A new AP-GfK poll asked 1,000 adults to name the one thing they would want the federal government to do this year, if it accomplished only a single thing. The economy and jobs ranked first, cited by 38 percent of those surveyed. By comparison, 31 percent named health care, with some supporting Obama’s health law and some opposing it.

    No other issue exceeded 12 percent; abortion barely registered.

    http://www.ap-gfkpoll.com/index.html

    • indypendent

      Did Speaker Boehner cite the Constitutionality of his proposal?

      Wasn’t that one of the new and improved House rules these fine Republicans were going to implement now that they are in control of the House?

      Wait a minute – that might not apply since they also promised transparency and then turned around and the Republicans voted against the proposal for House members to disclose if they are taking the taxpayer-funded health care benefit.

      In the words of SP – now that was a a WTF moment….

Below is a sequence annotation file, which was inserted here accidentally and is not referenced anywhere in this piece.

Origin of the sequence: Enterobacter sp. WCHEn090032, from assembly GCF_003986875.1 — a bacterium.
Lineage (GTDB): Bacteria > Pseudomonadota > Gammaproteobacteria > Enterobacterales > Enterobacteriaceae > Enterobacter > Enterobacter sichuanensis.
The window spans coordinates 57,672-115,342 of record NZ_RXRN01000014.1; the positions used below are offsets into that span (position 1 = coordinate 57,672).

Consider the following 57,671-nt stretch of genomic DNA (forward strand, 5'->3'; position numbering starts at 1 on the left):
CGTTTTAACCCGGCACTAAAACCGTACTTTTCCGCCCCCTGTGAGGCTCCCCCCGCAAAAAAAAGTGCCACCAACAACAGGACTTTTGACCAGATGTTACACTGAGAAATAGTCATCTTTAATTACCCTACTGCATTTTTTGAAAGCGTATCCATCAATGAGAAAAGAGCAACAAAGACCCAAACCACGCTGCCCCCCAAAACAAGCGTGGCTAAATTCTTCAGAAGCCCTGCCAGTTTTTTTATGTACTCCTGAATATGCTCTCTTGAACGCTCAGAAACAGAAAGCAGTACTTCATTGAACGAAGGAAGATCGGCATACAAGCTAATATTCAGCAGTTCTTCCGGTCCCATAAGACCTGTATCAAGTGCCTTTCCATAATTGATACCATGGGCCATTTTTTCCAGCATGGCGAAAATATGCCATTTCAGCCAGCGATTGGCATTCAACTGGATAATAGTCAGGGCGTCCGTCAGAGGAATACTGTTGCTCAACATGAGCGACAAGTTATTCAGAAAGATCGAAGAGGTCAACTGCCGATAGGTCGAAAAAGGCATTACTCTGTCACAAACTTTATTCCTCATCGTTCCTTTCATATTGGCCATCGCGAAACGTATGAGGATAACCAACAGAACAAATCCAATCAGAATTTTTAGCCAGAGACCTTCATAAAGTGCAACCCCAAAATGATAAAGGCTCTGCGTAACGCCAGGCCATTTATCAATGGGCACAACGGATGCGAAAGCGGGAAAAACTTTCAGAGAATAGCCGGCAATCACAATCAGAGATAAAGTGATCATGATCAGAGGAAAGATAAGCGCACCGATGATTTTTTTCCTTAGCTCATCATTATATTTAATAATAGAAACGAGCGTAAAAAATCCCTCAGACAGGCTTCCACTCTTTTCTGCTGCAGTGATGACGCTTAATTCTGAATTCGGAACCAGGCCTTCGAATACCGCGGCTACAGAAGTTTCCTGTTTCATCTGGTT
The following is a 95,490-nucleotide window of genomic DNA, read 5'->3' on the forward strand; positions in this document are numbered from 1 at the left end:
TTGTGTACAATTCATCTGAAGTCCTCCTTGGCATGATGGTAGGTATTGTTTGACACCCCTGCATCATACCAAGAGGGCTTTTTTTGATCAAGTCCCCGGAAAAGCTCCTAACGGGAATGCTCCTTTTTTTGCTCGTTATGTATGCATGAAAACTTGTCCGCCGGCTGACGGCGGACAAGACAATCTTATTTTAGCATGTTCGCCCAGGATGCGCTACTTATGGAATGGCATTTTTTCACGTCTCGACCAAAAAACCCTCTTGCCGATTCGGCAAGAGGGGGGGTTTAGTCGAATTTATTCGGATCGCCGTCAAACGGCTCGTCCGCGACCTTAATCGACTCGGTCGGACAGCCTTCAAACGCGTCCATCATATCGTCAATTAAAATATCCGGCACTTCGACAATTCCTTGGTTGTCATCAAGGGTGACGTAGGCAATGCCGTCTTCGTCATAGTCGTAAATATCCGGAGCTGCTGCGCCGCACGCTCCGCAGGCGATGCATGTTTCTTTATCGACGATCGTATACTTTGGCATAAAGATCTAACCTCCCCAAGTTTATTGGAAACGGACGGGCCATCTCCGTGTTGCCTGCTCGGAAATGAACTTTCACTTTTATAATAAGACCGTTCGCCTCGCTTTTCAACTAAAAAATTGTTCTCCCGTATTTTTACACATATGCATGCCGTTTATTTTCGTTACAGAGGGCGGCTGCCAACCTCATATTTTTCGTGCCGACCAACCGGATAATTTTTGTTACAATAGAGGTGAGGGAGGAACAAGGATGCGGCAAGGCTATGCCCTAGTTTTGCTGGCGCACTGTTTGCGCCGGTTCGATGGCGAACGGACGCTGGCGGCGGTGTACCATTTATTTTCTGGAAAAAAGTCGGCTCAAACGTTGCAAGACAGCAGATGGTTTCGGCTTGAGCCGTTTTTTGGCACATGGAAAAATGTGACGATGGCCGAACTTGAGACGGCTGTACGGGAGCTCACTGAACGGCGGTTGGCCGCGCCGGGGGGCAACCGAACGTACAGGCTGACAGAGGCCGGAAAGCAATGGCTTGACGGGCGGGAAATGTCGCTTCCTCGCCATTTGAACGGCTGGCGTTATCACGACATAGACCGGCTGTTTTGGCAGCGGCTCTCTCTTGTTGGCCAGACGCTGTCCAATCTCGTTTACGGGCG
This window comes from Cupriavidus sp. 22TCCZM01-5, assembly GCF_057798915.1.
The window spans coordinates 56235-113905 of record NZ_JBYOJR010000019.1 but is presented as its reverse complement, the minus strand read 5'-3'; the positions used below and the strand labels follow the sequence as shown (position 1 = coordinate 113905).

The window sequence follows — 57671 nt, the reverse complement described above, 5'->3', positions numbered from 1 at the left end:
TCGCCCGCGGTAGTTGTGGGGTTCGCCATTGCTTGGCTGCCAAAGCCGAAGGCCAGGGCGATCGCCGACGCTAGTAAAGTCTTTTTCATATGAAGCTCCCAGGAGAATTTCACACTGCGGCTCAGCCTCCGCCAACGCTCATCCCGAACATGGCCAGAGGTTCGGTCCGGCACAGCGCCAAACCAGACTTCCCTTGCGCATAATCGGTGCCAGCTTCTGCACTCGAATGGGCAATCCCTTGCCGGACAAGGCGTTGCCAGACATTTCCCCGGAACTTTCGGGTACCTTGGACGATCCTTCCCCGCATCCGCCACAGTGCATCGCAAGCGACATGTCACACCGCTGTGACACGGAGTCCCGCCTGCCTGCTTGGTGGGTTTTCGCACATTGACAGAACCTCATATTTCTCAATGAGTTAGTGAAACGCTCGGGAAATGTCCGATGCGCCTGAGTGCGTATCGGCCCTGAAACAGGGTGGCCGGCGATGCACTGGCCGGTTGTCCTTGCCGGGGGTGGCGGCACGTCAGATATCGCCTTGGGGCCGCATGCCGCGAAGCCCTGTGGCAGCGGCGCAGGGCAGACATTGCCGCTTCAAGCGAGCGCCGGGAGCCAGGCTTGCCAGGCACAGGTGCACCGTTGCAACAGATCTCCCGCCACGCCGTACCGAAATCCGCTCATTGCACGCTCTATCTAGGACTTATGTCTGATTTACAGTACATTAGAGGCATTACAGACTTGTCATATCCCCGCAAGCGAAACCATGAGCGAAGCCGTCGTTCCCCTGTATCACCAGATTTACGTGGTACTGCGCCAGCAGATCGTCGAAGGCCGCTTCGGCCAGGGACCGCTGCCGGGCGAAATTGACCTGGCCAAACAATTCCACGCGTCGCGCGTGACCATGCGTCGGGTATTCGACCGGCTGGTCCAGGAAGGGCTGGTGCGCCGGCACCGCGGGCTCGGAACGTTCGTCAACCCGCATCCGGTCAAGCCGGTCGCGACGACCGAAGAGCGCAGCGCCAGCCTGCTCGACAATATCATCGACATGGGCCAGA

6. prairie pond

    OT, where is Captain? Did we make him mad? 🙂

    • I don’t know is my only answer to both questions.

      Maybe we bored him away. 😉 Isn’t that what we are — boring? It’s one of the nicer words we’ve been called by those who can’t stay away from our ‘boring’ site.

    • prairie pond

      I think we’re anything but boring, unless someone is addicted to the rhetorical violence and arguing on TBTSNBN. I think our brand of boring trumps that bullshit any day.

      But then, that’s just me 🙂

    • Guess that’s another example of why the right to make our own choices makes sense! More often than not I get to spend time blogging with smart people and I appreciate that!

  7. prairie pond

    Another ROFLMAO post!

    Remember the explanation of credit default swaps that I posted long ago? Well…I’m going to post an equally good explanation of the bank bailouts. It would be funny if it were not so sad!

    • When you already own the U. S. government you don’t need to buy banks. 😦

      If you aren’t a banker then you simply don’t exist.

  8. “Ok, you knew I was lying when I said it was the end…

    I went from here to see what was up on DU, and lookie at what I found. He said what I wanted to say.”

    OK, it was a great link, but I want you to know you said it very well and they only reinforced what you already said!

  9. prairie pond

    Heh. Thanks, Fnord. It’s nice to know I can always count on you to be my fan. I’m a sucker for that. And I want you to know that I’m your fan too!

  10. prairie pond

    In my internet safari today, I found something, somewhere ( you know how that goes) that said one of the talking heads asked, why, with our wealth inequality and such, the Egyptian thing can’t happen here?